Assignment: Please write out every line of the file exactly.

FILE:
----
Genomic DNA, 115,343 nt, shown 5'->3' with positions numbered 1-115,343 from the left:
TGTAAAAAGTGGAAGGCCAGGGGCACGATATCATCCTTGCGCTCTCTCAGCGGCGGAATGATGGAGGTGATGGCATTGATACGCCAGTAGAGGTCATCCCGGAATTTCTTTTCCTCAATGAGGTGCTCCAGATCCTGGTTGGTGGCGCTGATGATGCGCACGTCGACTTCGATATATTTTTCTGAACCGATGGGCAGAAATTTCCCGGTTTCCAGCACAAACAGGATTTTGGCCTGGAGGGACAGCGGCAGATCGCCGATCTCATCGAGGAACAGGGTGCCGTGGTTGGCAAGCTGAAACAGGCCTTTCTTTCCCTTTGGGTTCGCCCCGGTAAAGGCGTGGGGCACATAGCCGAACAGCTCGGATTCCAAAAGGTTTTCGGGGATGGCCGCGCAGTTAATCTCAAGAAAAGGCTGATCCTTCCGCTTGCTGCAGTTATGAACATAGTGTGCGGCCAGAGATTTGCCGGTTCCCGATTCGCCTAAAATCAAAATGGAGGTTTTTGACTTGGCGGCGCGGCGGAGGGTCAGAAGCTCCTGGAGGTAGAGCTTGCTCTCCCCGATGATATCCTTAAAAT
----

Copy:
Genomic DNA, 115,343 nt, shown 5'->3' with positions numbered 1-115,343 from the left:
TGTAAAAAGTGGAAGGCCAGGGGCACGATATCATCCTTGCGCTCTCTCAGCGGCGGAATGATGGAGGTGATGGCATTGATACGCCAGTAGAGGTCATCCCGGAATTTCTTTTCCTCAATGAGGTGCTCCAGATCCTGGTTGGTGGCGCTGATGATGCGCACGTCGACTTCGATATATTTTTCTGAACCGATGGGCAGAAATTTCCCGGTTTCCAGCACAAACAGGATTTTGGCCTGGAGGGACAGCGGCAGATCGCCGATCTCATCGAGGAACAGGGTGCCGTGGTTGGCAAGCTGAAACAGGCCTTTCTTTCCCTTTGGGTTCGCCCCGGTAAAGGCGTGGGGCACATAGCCGAACAGCTCGGATTCCAAAAGGTTTTCGGGGATGGCCGCGCAGTTAATCTCAAGAAAAGGCTGATCCTTCCGCTTGCTGCAGTTATGAACATAGTGTGCGGCCAGAGATTTGCCGGTTCCCGATTCGCCTAAAATCAAAATGGAGGTTTTTGACTTGGCGGCGCGGCGGAGGGTCAGAAGCTCCTGGAGGTAGAGCTTGCTCTCCCCGATGATATCCTTAAAAT